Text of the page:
“Adulthood is where dreams go to die“, Sophia Marlowe declares in the series premiere of Netflix original “Girlboss”. Edgy, abrasive, brazen, the series is about a lost 23-year-old who had no idea what her talents were, before stumbling across an East West calfskin jacket for $9 in a local vintage shop. “Know what you s— is worth. You just got played” Sophia tells the vintage shop owner, before flipping the jacket on eBay for $600.
“Girlboss” is inspired by the best-selling memoir of the same name, by real-life rags-to-riches mogul, Sophia Amoruso. The series is a “real loose” telling of how the Nasty Gal entrepreneur built a clothing empire, worth $300 million in sales, from nothing. The 13-episode dramedy was created by screenwriter, Kay Cannon (Pitch Perfect), along with Amoruso herself, and Charlize Theron as executive producers.
Sophia is a strong, sassy, savvy hustler, who doesn’t care if she is likable or not. We are introduced to Sophia as a dumpster diving, shoplifting, entitled, and narcissistic millennial. Despite this, you can’t but help root for Sophia’s success throughout the series. As “Girlboss” progresses, Sophia recognises the error of her “garbage person” ways, both leading her on the path to grow as a person, and to further her success.
“Small Great Things” is told with frank honesty, thus is quite a heavy, challenging read. In true Jodi Picoult style, the novel deals with a compelling moral dilemma and intractable social justice issues. Set in contemporary America, the novel tackles racism, inequality and prejudice. Ruth, an innocent African-American labour and delivery nurse, finds herself faced with the consequences of a medical incident involving the death of an infant child belonging to white supremacists. Offering very different angles of events, and insights into differing life circumstances that have each led the characters to be who they are, the story is told from three different points of view – the African-American nurse, Ruth; her Caucasian lawyer, Kennedy; and the late infant’s white supremacist father, Turk. Throughout Ruth’s trial, she and Kennedy work on gaining each other’s trust – great introspection is achieved through each of their perspectives in the novel; both Ruth and Kennedy have to question their beliefs and what they have been taught about others and themselves. Through Turk’s perspective, Picoult explores the radical ideas behind white supremacy, and beliefs behind their immoral social behaviours. Overall, the novel is quite thought-provoking, brutal at times, and an important narrative. Continue reading →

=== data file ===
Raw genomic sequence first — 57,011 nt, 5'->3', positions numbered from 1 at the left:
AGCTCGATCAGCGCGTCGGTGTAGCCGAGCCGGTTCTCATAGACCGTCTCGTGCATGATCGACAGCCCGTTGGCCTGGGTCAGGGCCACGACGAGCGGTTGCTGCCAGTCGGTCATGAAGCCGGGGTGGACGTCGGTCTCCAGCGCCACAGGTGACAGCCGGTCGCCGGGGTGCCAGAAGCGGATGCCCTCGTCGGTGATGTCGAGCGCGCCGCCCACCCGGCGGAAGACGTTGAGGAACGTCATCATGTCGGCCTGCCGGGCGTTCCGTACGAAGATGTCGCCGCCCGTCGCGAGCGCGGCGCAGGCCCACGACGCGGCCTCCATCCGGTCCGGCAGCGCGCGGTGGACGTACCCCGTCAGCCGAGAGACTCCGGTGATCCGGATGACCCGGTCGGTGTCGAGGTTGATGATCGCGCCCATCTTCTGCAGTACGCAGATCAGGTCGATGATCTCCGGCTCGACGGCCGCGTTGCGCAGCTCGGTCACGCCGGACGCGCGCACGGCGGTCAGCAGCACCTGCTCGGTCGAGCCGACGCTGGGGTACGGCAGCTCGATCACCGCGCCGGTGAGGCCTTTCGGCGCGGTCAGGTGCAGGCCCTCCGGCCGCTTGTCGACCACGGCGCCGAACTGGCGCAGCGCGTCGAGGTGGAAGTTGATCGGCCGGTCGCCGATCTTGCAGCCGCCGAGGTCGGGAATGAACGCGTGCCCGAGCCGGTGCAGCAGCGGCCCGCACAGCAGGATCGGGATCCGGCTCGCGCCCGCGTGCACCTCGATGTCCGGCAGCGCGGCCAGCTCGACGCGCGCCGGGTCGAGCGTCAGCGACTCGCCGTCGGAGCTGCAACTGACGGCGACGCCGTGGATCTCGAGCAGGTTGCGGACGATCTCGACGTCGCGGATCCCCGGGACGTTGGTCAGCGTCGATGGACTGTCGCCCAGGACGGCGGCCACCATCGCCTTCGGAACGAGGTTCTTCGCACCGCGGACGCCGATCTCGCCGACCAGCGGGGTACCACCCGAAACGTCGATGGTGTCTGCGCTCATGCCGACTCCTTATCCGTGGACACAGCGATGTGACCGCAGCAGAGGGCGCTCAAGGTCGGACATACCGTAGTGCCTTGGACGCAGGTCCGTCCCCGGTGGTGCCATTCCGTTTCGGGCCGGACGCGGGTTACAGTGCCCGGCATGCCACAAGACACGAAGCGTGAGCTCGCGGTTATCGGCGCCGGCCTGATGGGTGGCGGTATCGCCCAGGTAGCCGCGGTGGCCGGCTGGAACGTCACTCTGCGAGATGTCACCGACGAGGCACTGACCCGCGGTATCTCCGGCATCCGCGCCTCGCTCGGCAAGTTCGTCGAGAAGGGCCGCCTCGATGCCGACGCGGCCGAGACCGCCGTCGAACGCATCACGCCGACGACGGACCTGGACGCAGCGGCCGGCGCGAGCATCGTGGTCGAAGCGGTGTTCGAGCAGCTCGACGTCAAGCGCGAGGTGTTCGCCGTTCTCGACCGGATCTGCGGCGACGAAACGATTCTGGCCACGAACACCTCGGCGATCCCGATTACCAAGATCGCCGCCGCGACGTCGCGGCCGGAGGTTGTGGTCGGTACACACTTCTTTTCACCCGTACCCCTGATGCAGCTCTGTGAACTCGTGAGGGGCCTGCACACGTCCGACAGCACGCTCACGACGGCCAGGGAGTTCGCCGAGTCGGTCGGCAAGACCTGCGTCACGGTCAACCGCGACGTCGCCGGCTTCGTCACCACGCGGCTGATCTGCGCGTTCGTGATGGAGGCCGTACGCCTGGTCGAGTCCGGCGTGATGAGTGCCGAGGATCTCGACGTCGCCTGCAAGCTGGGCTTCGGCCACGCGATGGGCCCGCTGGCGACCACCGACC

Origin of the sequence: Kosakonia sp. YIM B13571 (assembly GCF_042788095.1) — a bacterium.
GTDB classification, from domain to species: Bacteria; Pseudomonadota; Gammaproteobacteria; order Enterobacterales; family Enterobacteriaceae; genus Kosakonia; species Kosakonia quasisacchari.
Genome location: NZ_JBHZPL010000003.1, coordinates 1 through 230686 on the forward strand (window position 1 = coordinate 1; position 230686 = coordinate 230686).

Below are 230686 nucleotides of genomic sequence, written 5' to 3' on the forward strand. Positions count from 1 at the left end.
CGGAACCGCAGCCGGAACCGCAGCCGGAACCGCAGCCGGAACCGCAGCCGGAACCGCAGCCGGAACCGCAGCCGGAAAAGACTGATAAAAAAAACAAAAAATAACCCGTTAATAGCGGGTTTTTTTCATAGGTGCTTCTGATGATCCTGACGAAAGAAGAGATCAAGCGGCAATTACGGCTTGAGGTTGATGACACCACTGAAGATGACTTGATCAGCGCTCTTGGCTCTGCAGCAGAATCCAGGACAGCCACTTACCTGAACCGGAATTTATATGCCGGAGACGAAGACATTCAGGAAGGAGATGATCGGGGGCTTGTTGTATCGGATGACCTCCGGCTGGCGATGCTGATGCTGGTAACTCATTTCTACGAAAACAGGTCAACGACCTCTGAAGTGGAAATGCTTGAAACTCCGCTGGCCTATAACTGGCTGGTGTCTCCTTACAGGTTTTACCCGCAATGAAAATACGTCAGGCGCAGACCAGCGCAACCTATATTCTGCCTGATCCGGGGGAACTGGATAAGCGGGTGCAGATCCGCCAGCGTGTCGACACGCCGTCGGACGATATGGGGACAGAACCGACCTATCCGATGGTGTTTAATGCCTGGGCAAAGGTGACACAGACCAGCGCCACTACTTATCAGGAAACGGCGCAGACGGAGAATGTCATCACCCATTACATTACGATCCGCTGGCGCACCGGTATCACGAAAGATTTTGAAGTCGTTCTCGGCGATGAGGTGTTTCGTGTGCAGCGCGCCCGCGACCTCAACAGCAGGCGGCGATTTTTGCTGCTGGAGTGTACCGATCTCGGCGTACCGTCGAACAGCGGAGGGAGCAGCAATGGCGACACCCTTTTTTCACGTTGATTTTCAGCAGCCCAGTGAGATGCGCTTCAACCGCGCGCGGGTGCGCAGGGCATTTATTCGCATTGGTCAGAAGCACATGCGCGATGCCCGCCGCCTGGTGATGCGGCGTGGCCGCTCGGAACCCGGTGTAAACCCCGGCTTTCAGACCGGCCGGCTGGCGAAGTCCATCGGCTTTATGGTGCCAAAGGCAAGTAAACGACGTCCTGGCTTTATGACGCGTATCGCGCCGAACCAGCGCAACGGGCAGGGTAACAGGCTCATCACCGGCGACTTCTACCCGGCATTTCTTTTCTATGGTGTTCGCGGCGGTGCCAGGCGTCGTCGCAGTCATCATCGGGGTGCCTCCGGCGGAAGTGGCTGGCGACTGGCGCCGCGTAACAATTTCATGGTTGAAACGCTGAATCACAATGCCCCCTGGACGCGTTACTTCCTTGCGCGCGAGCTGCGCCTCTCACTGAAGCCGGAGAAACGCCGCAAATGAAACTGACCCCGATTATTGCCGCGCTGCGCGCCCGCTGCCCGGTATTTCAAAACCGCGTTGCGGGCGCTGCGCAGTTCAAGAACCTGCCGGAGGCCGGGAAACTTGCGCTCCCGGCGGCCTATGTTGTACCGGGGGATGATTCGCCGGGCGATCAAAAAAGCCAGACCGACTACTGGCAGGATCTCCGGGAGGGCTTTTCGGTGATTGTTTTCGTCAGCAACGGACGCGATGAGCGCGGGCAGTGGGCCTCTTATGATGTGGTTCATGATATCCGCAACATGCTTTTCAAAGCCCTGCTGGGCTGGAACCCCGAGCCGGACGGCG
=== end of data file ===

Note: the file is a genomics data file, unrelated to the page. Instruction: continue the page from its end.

Katie Brenner, a country farm girl from Somerset, has had one goal her whole life – to succeed in London. The protagonist struggles to find her identity in a world that is obsessed with the images that people portray online and in real life. Working as a research associate at a large branding agency in London, Katie changes her image and even her accent to reinvent herself as “Cat”. Persisting to remain optimistic – through her long city commute, tedious work tasks, her tight budget, a tiny room whereby an overhanging hammock is her closet, and oddball roommates – Katie’s expectations of the “perfect London life” fall short. Despite this, Katie is adamant on remaining upbeat and portraying an image of perfection on her Instagram page. Continue reading →
A high-powered, respected lawyer Samantha Sweeting, runs away to a small country town unexpectedly, to pursue a vocation as a housekeeper because of a horrible mistake at work. Groomed into workaholism from a young age by her mother, Samantha successfully rose above the ranks to the point where she was about to make partner at the top-tier law firm in London. Dazed and in the middle of a meltdown due to the huge mistake that could cost her successful career, Samantha jumps on a train to a small country town in the middle of nowhere. Keen for a glass of water and directions, Samantha walks up to the first house she sees. There she is mistaken for an interviewee for the position of a housekeeper, where she hired. Here’s the catch – Samantha cannot cook or clean, to the point where she has no idea how to make toast or use a washing machine! Continue reading →
Collective Hub is a magazine that never ceases to inspire me. Filled with passionate content, it is aimed at “Game changers, thought leaders, rule breakers and style makers”. The magazine has a sense of making a difference by motivating people to find their purpose, and provides interesting real life examples through success stories. Continue reading →